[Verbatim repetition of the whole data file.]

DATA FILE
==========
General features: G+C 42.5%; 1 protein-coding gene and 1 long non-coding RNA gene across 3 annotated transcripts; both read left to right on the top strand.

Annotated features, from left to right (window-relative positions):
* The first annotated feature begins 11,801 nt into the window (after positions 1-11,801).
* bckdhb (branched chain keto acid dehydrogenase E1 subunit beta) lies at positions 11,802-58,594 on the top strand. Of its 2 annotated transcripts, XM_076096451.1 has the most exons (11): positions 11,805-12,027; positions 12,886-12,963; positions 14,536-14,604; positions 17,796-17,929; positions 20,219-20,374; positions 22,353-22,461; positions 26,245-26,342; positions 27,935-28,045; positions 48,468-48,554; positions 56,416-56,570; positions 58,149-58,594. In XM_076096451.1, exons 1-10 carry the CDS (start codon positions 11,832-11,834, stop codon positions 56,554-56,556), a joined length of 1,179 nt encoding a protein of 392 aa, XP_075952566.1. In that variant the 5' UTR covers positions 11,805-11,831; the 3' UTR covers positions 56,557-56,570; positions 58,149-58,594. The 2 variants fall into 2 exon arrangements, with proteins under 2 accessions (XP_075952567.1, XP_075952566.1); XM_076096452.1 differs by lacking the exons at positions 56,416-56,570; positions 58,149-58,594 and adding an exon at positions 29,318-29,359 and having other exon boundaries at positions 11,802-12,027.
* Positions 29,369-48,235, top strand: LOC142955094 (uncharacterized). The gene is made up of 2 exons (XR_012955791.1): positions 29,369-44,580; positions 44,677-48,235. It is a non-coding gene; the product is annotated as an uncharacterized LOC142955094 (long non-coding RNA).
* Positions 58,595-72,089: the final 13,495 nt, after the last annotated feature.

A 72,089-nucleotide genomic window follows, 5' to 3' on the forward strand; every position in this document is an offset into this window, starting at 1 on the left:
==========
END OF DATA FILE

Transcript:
General features: G+C 42.5%; 1 protein-coding gene and 1 long non-coding RNA gene across 3 annotated transcripts; both read left to right on the top strand.

Annotated features, from left to right (window-relative positions):
* The first annotated feature begins 11,801 nt into the window (after positions 1-11,801).
* bckdhb (branched chain keto acid dehydrogenase E1 subunit beta) lies at positions 11,802-58,594 on the top strand. Of its 2 annotated transcripts, XM_076096451.1 has the most exons (11): positions 11,805-12,027; positions 12,886-12,963; positions 14,536-14,604; positions 17,796-17,929; positions 20,219-20,374; positions 22,353-22,461; positions 26,245-26,342; positions 27,935-28,045; positions 48,468-48,554; positions 56,416-56,570; positions 58,149-58,594. In XM_076096451.1, exons 1-10 carry the CDS (start codon positions 11,832-11,834, stop codon positions 56,554-56,556), a joined length of 1,179 nt encoding a protein of 392 aa, XP_075952566.1. In that variant the 5' UTR covers positions 11,805-11,831; the 3' UTR covers positions 56,557-56,570; positions 58,149-58,594. The 2 variants fall into 2 exon arrangements, with proteins under 2 accessions (XP_075952567.1, XP_075952566.1); XM_076096452.1 differs by lacking the exons at positions 56,416-56,570; positions 58,149-58,594 and adding an exon at positions 29,318-29,359 and having other exon boundaries at positions 11,802-12,027.
* Positions 29,369-48,235, top strand: LOC142955094 (uncharacterized). The gene is made up of 2 exons (XR_012955791.1): positions 29,369-44,580; positions 44,677-48,235. It is a non-coding gene; the product is annotated as an uncharacterized LOC142955094 (long non-coding RNA).
* Positions 58,595-72,089: the final 13,495 nt, after the last annotated feature.

A 72,089-nucleotide genomic window follows, 5' to 3' on the forward strand; every position in this document is an offset into this window, starting at 1 on the left: